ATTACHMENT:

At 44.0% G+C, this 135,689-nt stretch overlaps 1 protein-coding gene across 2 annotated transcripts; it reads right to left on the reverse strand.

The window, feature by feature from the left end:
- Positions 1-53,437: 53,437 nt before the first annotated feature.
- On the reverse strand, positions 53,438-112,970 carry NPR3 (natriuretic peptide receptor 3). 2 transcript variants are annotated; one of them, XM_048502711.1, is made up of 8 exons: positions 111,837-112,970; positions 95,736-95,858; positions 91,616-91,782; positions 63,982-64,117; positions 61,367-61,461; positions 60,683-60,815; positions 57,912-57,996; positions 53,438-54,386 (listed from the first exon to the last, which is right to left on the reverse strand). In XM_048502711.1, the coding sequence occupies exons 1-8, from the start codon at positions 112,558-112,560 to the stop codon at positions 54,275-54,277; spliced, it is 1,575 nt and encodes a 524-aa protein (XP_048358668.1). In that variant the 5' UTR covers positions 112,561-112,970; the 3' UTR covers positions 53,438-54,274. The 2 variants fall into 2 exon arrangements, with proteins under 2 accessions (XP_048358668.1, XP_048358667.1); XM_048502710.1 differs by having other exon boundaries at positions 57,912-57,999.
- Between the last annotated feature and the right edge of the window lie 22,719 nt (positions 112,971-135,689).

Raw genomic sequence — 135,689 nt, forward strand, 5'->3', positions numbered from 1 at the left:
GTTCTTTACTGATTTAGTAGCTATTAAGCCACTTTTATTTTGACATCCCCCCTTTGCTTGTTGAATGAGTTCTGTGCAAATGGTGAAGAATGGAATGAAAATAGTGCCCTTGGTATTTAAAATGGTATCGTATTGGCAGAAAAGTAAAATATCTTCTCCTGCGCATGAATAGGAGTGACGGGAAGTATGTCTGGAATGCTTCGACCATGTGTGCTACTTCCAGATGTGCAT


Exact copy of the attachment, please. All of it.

At 44.0% G+C, this 135,689-nt stretch overlaps 1 protein-coding gene across 2 annotated transcripts; it reads right to left on the reverse strand.

The window, feature by feature from the left end:
- Positions 1-53,437: 53,437 nt before the first annotated feature.
- On the reverse strand, positions 53,438-112,970 carry NPR3 (natriuretic peptide receptor 3). 2 transcript variants are annotated; one of them, XM_048502711.1, is made up of 8 exons: positions 111,837-112,970; positions 95,736-95,858; positions 91,616-91,782; positions 63,982-64,117; positions 61,367-61,461; positions 60,683-60,815; positions 57,912-57,996; positions 53,438-54,386 (listed from the first exon to the last, which is right to left on the reverse strand). In XM_048502711.1, the coding sequence occupies exons 1-8, from the start codon at positions 112,558-112,560 to the stop codon at positions 54,275-54,277; spliced, it is 1,575 nt and encodes a 524-aa protein (XP_048358668.1). In that variant the 5' UTR covers positions 112,561-112,970; the 3' UTR covers positions 53,438-54,274. The 2 variants fall into 2 exon arrangements, with proteins under 2 accessions (XP_048358668.1, XP_048358667.1); XM_048502710.1 differs by having other exon boundaries at positions 57,912-57,999.
- Between the last annotated feature and the right edge of the window lie 22,719 nt (positions 112,971-135,689).

Raw genomic sequence — 135,689 nt, forward strand, 5'->3', positions numbered from 1 at the left:
GTTCTTTACTGATTTAGTAGCTATTAAGCCACTTTTATTTTGACATCCCCCCTTTGCTTGTTGAATGAGTTCTGTGCAAATGGTGAAGAATGGAATGAAAATAGTGCCCTTGGTATTTAAAATGGTATCGTATTGGCAGAAAAGTAAAATATCTTCTCCTGCGCATGAATAGGAGTGACGGGAAGTATGTCTGGAATGCTTCGACCATGTGTGCTACTTCCAGATGTGCAT